"In the past we have had cases where individual commissioners were rejected because a majority in the parliament felt their positions were contrary to the basic values of the European Union. That is of course politics."

The European Parliament is formally only allowed to reject the EU commission as a whole. But it has previously managed to use the threat of this power to reject individual nominees.

Meanwhile, following the asembly's success in changing how the EU commission president is chosen - for the first time it was no longer a perogative of EU leaders - MEPs are already looking to further change the 2019 EU election.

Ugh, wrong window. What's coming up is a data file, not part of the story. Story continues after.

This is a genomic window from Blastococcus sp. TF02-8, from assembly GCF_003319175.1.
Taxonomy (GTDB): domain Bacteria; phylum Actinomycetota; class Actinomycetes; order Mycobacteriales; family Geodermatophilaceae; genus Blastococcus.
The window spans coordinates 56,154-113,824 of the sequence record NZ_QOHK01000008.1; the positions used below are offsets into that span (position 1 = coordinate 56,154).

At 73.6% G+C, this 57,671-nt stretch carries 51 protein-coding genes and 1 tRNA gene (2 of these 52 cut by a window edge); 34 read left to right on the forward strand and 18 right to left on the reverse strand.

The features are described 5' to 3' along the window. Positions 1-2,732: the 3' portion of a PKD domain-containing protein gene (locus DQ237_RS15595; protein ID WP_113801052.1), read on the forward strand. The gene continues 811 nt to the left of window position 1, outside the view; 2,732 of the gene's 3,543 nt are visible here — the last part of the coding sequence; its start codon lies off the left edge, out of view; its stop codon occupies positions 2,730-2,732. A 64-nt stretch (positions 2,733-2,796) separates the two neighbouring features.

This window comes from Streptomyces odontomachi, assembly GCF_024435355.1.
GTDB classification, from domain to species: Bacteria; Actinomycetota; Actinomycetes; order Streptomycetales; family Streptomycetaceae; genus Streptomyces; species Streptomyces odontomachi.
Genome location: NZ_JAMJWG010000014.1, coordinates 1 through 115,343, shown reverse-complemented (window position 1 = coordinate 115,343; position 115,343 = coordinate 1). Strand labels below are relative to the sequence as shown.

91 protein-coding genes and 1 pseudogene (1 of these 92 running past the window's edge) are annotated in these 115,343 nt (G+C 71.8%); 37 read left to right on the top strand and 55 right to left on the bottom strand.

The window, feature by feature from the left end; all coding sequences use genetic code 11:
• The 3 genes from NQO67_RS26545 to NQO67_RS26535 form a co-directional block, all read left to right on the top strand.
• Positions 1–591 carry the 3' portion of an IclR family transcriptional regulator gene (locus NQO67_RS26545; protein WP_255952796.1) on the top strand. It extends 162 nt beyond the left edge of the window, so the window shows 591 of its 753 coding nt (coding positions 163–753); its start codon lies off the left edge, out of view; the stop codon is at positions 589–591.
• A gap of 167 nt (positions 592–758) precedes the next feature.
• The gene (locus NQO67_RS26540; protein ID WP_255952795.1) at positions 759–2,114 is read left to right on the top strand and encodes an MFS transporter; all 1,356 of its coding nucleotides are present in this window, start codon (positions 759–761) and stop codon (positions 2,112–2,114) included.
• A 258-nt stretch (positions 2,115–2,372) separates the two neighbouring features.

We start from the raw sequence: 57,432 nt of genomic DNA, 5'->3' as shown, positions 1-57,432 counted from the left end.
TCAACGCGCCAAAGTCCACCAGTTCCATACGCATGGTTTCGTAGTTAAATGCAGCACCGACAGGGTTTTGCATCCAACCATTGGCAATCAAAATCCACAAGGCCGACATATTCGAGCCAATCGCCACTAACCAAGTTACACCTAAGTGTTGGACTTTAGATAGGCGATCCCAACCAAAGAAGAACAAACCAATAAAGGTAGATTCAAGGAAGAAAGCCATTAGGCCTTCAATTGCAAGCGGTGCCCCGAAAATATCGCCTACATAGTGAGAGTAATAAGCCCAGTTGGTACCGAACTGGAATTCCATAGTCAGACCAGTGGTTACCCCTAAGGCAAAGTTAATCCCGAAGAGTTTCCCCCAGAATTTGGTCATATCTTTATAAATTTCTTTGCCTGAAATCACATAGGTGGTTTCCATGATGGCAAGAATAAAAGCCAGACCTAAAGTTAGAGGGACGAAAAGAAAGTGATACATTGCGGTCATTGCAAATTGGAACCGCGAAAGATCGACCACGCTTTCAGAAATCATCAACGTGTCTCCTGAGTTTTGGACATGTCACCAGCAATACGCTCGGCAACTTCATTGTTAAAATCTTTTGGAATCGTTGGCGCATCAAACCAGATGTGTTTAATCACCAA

"Following the election campaign we've just had, there is a pretty strong will in parliament to look at a single European statute. Several people have already said this to me," said Schulz.

However, this would also need the agreement of member states.

EP to vote down commission with too few women

EU parliament chief Schulz has warned national governments his institution will reject the incoming college of commissioners if there are not enough women in it.

EP gears itself up for hearings of new commissioners

The European Parliament is preparing a set of "obstacle course" hearings for incoming EU commissioners with recent past form showing that at least one of the designates will fall by the wayside.

Sluggish procedure against Hungary back on table

EU probes into Hungary and Poland on rule of law and democracy are back on the agenda of EU affairs ministers - but with little guidance from the Romanian presidency, without a clear idea where the procedures are headed.